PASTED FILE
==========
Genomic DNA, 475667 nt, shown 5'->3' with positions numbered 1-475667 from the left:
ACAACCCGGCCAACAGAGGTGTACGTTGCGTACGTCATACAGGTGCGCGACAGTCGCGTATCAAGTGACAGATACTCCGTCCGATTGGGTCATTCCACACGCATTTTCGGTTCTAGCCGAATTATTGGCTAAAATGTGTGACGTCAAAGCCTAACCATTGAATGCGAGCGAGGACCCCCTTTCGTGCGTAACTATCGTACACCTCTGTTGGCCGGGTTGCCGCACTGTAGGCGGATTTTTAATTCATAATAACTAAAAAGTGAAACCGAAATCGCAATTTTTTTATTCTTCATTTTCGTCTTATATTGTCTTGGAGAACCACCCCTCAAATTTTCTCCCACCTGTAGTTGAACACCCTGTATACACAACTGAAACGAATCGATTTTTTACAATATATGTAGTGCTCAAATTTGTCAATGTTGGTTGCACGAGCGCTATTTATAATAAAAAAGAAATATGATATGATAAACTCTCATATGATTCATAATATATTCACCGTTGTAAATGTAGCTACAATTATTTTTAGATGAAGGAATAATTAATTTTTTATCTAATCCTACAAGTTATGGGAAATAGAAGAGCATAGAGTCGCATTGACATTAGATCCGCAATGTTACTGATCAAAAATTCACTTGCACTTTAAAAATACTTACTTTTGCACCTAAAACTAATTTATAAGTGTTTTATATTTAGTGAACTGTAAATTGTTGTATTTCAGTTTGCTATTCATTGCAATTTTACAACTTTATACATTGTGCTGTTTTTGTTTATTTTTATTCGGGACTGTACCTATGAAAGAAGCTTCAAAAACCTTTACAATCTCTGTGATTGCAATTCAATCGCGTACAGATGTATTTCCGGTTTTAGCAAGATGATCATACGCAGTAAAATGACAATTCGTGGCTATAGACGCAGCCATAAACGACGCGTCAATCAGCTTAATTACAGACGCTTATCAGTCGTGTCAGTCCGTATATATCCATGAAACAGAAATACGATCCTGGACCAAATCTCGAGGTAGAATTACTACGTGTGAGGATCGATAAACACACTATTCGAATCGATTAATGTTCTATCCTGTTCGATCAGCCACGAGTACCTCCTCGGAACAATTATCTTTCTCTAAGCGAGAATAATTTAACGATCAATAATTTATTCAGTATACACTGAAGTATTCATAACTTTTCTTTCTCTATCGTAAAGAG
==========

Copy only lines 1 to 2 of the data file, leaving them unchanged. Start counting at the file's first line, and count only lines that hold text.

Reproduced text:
Genomic DNA, 475667 nt, shown 5'->3' with positions numbered 1-475667 from the left:
ACAACCCGGCCAACAGAGGTGTACGTTGCGTACGTCATACAGGTGCGCGACAGTCGCGTATCAAGTGACAGATACTCCGTCCGATTGGGTCATTCCACACGCATTTTCGGTTCTAGCCGAATTATTGGCTAAAATGTGTGACGTCAAAGCCTAACCATTGAATGCGAGCGAGGACCCCCTTTCGTGCGTAACTATCGTACACCTCTGTTGGCCGGGTTGCCGCACTGTAGGCGGATTTTTAATTCATAATAACTAAAAAGTGAAACCGAAATCGCAATTTTTTTATTCTTCATTTTCGTCTTATATTGTCTTGGAGAACCACCCCTCAAATTTTCTCCCACCTGTAGTTGAACACCCTGTATACACAACTGAAACGAATCGATTTTTTACAATATATGTAGTGCTCAAATTTGTCAATGTTGGTTGCACGAGCGCTATTTATAATAAAAAAGAAATATGATATGATAAACTCTCATATGATTCATAATATATTCACCGTTGTAAATGTAGCTACAATTATTTTTAGATGAAGGAATAATTAATTTTTTATCTAATCCTACAAGTTATGGGAAATAGAAGAGCATAGAGTCGCATTGACATTAGATCCGCAATGTTACTGATCAAAAATTCACTTGCACTTTAAAAATACTTACTTTTGCACCTAAAACTAATTTATAAGTGTTTTATATTTAGTGAACTGTAAATTGTTGTATTTCAGTTTGCTATTCATTGCAATTTTACAACTTTATACATTGTGCTGTTTTTGTTTATTTTTATTCGGGACTGTACCTATGAAAGAAGCTTCAAAAACCTTTACAATCTCTGTGATTGCAATTCAATCGCGTACAGATGTATTTCCGGTTTTAGCAAGATGATCATACGCAGTAAAATGACAATTCGTGGCTATAGACGCAGCCATAAACGACGCGTCAATCAGCTTAATTACAGACGCTTATCAGTCGTGTCAGTCCGTATATATCCATGAAACAGAAATACGATCCTGGACCAAATCTCGAGGTAGAATTACTACGTGTGAGGATCGATAAACACACTATTCGAATCGATTAATGTTCTATCCTGTTCGATCAGCCACGAGTACCTCCTCGGAACAATTATCTTTCTCTAAGCGAGAATAATTTAACGATCAATAATTTATTCAGTATACACTGAAGTATTCATAACTTTTCTTTCTCTATCGTAAAGAG